When are stimulant (or nonstimulant) medications not recommended?

By | March 8, 2015

In addition to the cardiac restrictions for both stimulants and nonstimulants discussed in the previous questions, stimulants are not recommended for several other conditions. We will discuss the major ones next.


Stimulants should only be used in cases where the benefit to the mother outweighs any risk to the fetus. (See site for a more in-depth discussion of pregnancy and attention-deficit/hyperactivity disorder.)


Problems related to glaucoma may occur if blood pressure increases while one is on a stimulant.

The association of Tourette’s syndrome and ADHD is common.

Tics/Tourette’s Syndrome

The association of Tourette’s syndrome and ADHD is common. For many years, it was believed that stimulants increased tics. However, several studies have not found this to be the case. Even at high doses, tics may stay the same, increase slightly, and then return to baseline levels, or they may even decrease on stimulants. The combination of clonidine and a stimulant (such as methylphenidate) have been found to be a safe and effective treatment for patients who suffer from both disorders.

Severe Anxiety or Agitation

Stimulants may increase anxiety and agitation; if you exhibit anxiety and agitation, you should avoid all stimulants, even coffee and caffeinated beverages unless your other symptoms are under control.


Stimulants may precipitate mania in undiagnosed or uncontrolled bipolar patients.

Bipolar Disorder — Untreated or Uncontrolled

You should not take stimulants if you have bipolar disorder unless it has been stabilized and is well-controlled. At that time, you might be prescribed very low doses of stimulants as an addition to therapy to reduce the symptoms of attention-deficit/hyperactivity disorder. However, as with all such conditions, you should be carefully monitored.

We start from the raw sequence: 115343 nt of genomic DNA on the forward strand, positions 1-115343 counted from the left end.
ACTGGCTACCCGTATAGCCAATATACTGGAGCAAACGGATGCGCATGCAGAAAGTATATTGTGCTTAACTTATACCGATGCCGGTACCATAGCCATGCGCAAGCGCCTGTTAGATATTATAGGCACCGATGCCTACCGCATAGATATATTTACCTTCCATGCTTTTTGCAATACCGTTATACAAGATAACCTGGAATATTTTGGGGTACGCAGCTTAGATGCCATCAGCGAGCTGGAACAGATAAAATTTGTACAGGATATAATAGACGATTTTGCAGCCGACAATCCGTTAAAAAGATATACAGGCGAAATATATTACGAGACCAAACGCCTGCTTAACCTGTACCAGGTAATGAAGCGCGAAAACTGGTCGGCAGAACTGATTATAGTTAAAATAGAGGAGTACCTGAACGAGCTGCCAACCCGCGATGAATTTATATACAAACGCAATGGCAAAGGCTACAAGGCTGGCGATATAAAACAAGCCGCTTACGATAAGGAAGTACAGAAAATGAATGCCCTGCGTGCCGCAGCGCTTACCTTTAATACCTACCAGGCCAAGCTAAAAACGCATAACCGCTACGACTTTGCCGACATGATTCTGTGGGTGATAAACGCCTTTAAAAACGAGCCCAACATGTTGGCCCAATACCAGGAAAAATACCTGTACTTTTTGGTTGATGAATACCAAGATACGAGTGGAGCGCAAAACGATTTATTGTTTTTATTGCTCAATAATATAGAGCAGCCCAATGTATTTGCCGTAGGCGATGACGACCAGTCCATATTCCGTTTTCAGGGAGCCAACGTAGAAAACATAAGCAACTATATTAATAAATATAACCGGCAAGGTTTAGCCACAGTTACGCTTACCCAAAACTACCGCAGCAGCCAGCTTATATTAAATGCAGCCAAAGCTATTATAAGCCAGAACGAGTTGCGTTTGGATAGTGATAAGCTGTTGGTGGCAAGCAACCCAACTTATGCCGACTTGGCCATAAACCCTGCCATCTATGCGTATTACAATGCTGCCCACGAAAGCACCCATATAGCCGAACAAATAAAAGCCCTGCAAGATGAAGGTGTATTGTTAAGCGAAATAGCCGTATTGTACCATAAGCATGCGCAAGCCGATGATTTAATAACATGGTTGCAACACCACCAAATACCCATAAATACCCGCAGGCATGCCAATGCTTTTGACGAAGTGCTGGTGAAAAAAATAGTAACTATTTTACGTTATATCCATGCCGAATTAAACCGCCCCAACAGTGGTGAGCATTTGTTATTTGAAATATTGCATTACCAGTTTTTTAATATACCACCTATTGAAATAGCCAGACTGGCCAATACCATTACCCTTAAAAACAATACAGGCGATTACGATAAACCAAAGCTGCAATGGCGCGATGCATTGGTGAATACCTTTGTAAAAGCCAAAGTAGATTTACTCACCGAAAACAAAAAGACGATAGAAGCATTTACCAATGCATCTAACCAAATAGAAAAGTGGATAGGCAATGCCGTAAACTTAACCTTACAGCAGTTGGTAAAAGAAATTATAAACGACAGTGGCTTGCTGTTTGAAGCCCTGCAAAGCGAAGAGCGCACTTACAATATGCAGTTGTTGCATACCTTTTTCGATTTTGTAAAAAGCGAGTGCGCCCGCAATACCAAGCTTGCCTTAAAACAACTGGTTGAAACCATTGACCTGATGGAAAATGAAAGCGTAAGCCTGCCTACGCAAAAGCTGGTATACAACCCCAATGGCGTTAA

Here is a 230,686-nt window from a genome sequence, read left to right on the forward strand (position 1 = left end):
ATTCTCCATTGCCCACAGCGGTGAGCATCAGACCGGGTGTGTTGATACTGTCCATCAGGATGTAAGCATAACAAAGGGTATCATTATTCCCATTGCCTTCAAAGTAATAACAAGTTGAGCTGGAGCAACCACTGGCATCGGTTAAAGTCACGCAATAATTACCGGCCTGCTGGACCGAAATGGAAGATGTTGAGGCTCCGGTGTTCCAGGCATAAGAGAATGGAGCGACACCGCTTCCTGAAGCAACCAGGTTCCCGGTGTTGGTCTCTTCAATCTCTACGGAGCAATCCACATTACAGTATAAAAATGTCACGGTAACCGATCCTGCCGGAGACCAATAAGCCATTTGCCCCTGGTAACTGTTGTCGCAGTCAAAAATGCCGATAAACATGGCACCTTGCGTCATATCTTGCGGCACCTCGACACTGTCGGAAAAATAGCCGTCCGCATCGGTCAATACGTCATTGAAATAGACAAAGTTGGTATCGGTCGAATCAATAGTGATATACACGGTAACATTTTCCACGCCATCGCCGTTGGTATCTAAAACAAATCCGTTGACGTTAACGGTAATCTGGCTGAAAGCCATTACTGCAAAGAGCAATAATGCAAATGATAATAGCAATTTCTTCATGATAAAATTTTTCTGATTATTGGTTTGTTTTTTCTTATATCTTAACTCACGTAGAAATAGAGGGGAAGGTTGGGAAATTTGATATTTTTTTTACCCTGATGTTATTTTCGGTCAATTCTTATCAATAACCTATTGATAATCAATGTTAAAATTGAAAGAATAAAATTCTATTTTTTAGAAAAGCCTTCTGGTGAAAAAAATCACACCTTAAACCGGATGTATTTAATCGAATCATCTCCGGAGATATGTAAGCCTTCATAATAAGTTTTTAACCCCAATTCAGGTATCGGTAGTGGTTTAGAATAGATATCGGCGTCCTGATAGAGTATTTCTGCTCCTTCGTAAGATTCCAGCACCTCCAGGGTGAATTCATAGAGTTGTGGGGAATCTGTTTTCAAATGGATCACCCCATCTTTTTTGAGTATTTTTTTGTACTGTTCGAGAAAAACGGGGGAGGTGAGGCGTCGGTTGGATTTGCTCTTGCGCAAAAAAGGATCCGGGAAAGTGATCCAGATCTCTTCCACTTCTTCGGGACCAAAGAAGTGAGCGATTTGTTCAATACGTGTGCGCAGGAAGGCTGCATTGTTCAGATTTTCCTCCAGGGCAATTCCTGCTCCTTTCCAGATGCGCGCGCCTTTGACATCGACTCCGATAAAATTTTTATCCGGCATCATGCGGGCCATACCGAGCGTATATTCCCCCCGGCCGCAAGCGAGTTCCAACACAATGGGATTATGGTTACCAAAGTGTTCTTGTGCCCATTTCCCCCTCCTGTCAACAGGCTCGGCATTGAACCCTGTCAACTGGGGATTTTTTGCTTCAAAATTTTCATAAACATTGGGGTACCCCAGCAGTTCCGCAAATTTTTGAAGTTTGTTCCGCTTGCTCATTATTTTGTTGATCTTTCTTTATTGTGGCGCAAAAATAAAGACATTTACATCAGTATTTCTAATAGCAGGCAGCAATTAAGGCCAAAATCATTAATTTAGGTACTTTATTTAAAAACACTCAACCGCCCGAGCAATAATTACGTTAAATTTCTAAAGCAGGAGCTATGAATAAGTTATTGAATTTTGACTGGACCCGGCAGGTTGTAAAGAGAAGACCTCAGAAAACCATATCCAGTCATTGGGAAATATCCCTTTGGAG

Preexisting Psychosis

If you are prepsychotic or have preexisting psychotic episodes, you should not take stimulants. Stimulants may precipitate frank psychosis. In stimulant overdoses, psychosis may be one of the symptoms seen.

Uncontrolled Seizures

For years it was thought that stimulants lowered the seizure threshold and might result in seizures. This too, has been questioned and is no longer thought to be the case. A low dose of stimulants has not been known to cause breakthrough seizures for those whose seizure disorder has been under control with anticonvulsants for many years. However, if you have uncontrolled seizures, you should not take stimulants for fear of increasing or prolonging the seizures.

Be sure to discuss any medical or mental health condition with your physician and provide him or her with a list of all medications that you are currently taking. Your physician will need this information to weigh the risks and benefits of treatment and discuss the appropriate use of stimulants to treat your attention-deficit/hyperactivity disorder.

Stimulants may precipitate mania in undiagnosed or uncontrolled bipolar patients.


Selections from the book: “100 Questions & Answers About Attention-Deficit Hyperactivity Disorder (ADHD) in Women and Girls”, Patricia O. Quinn, MD, Director National Center for Girls and Women with AD/HD, Washington, DC, 2011